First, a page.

Creamy Roasted Garlic White Bean Soup



When I think of soup like this, I think of snow storms, wool socks, oversized sweaters, and slow weekends. That description is something I LOVE in November/December, but late March? Not so much.

And yet…my hands are still chilled when I take the dog out. My boots are still on my feet and still covered with salt, and so here we are. Soup it is!

I’m hoping this is my last soup of the year, because I’d love to go out with a bang. To be honest, this is probably not a weekday soup. It could be, if you’re patient, but for me this is a long-simmer weekend soup. Those flavors get deep, the soup gets thick and super creamy (psst – without any dairy at all), and you cook dried beans during the simmer.

Yes, dried beans! This might be their first official appearance on the blog. For a long time I’ve been a canned bean person, because they’re so convenient and easy, but I have to admit that canned beans lose big time in terms of taste, texture and price.


Several years ago I had my first run in with dried beans. I bought a huge bag of dried black beans, and soaked them overnight. I somehow missed the multiple online articles that tell you how to cook beans, so I literally thought you just soaked them until they were soft. Days went by and I pinched my hard beans, wondering what I was missing.

Ummm, past-world Katie: you have to cook those beans. Face palm.

Fortunately, I revisited the process and saw my (huge) error. Soak your beans, then cook your beans, and all will be right in the world. It’s really not that difficult, as long as you know what you’re making a day beforehand…that is something I’m trying to get better at all the time.


For this soup, we roast garlic in the oven until deeply golden – you have time for this, because it can roast while your soup cooks. The base starts with olive oil, leek, carrot, celery, and a bit of sage. The dried beans go into the pot with a mix of salty, savory vegetable broth and creamy Silk Unsweetened Cashew Milk. Bring it all to a boil and let simmer for about an hour, stirring often.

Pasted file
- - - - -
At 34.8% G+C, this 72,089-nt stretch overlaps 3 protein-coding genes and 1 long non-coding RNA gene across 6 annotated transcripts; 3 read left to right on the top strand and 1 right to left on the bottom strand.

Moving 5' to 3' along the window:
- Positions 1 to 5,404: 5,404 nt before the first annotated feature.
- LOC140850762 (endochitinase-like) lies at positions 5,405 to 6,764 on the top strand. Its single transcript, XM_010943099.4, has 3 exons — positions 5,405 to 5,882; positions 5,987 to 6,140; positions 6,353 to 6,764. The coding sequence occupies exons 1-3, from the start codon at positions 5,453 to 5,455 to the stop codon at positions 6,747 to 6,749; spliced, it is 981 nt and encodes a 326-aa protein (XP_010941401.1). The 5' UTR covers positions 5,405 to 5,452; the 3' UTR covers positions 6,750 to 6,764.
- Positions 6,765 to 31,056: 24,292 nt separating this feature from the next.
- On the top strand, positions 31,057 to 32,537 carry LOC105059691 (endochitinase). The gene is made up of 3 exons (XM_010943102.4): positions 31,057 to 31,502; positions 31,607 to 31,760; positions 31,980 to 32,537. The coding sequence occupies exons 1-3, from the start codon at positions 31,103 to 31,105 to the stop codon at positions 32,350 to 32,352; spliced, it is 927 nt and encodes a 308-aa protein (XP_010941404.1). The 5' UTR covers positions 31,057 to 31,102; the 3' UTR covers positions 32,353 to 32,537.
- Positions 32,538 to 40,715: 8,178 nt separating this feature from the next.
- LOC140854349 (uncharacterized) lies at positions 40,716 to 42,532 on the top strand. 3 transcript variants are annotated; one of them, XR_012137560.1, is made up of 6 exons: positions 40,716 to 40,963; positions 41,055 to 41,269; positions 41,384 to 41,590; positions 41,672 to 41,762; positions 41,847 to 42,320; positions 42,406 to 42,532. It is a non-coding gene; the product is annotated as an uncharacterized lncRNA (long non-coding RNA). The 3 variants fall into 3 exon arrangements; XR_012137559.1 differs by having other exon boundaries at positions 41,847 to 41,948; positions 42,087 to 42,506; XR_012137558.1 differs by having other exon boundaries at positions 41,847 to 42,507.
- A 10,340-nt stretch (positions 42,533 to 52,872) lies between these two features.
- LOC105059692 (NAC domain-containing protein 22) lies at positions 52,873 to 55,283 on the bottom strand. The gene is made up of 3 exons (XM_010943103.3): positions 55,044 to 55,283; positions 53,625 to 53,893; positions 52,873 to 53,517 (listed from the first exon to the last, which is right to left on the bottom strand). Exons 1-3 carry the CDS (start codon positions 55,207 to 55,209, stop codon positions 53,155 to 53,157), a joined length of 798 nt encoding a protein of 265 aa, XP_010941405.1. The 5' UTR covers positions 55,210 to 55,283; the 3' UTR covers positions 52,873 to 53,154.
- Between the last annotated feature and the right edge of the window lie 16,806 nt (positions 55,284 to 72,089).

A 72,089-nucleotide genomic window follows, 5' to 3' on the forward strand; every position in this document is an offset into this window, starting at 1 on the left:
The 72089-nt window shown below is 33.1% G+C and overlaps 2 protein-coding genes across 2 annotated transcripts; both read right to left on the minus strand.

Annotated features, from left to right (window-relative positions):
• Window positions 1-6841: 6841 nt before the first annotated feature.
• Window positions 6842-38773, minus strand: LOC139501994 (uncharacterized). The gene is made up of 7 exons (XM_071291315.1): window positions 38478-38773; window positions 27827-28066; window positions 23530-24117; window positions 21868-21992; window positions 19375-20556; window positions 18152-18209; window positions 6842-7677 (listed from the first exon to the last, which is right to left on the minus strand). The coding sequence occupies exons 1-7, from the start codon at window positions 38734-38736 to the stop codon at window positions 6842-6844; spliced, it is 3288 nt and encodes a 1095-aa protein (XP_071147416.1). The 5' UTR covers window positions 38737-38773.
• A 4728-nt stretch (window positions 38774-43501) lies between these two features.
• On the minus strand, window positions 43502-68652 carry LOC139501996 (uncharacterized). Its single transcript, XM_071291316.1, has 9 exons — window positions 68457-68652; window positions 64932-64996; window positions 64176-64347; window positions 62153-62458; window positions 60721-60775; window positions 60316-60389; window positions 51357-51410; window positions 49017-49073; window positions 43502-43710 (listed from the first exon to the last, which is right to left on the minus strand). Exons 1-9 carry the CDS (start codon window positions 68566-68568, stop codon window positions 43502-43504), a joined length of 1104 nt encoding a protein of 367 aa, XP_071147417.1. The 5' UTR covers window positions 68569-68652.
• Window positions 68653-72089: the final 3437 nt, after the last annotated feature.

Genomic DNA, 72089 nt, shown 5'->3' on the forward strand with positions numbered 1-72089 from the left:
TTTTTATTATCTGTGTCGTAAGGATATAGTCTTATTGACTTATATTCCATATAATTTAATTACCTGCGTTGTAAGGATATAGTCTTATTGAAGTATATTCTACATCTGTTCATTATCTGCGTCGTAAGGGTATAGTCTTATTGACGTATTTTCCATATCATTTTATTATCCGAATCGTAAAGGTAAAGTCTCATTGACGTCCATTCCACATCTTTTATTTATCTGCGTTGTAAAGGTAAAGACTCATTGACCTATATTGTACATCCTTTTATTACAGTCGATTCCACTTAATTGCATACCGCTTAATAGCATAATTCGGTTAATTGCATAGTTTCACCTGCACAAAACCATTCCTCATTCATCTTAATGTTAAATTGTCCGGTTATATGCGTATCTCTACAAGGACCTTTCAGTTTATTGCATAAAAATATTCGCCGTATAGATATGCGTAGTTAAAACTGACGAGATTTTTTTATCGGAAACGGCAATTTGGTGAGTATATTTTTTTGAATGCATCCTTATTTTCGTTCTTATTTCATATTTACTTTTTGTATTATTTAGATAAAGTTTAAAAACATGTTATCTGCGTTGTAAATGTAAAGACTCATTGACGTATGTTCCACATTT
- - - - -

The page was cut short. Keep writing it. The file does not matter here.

All dried beans cook differently, because the amount of time they need depends on several factors, including how long they were on the shelf. You’ll want to check them frequently after about 45 minutes of cooking. If your beans take longer, you may need to add a little more liquid – you can use water, broth, or more cashew milk.

After the beans are ready, I pureed a cup of the mixture along with the roasted garlic, and stirred it back in.

SO. CREAMY. Yet no cream (or dairy) to be found.


If it’s going to be soup season for a little longer, I’m happy to have this luxurious soup. Also, if you are able to eat gluten, make sure to have some crusty grilled bread for dipping – so good!


  • 1 head of garlic
  • 3 tablespoons olive oil (plus more for rubbing on the garlic
  • 1 large leek, thinly sliced
  • 3 carrots, sliced
  • 4 celery stalks, sliced
  • ½ teaspoon chopped fresh sage leaf
  • 1 cup dried navy beans, soaked overnight
  • 2 1/2 cups vegetable broth (divided)
  • 2 cups Silk Unsweetened Cashew Miik
  • 1/2 teaspoon freshly ground black pepper
  • Sea salt to taste (I used ¼ teaspoon)


  1. For the Garlic: Preheat the oven to 400 degrees. Cut the top off of a head of garlic, so the top of each garlic clove is visible. Drizzle on a little olive oil (~½-1 teaspoon), and rub in with your fingers. Wrap in foil and bake for 50 minutes-1 hour, until golden (reference image in post).
  2. Heat the olive oil in a large soup pot or dutch oven over medium heat. Add the leeks and a small pinch of salt, and cook, stirring frequently, until softened (about 3 minutes). Stir in the carrots, celery and sage, and cook for 5-7 minutes, until the vegetables are tender.
  3. Pour in 2 cups of the broth (reserving ½ cup for later), along with the milk, pepper and beans. Boil over medium heat, uncovered, until beans are softened and soup is thickened. For me this took about 50 minutes, but all dried beans are different so taste as you go. If your soup takes longer than 50 minutes and you’re running low on liquid, add a little water (¼ cup at a time) as needed.
  4. Once the beans are tender, transfer one cup of the soup to a blender along with the remaining 1/2 cup of broth and 4-6 cloves of roasted garlic, and blend until smooth. Stir the blended soup back into the pot. Taste and add salt as needed to taste – I added about 1/4 teaspoon of sea salt.

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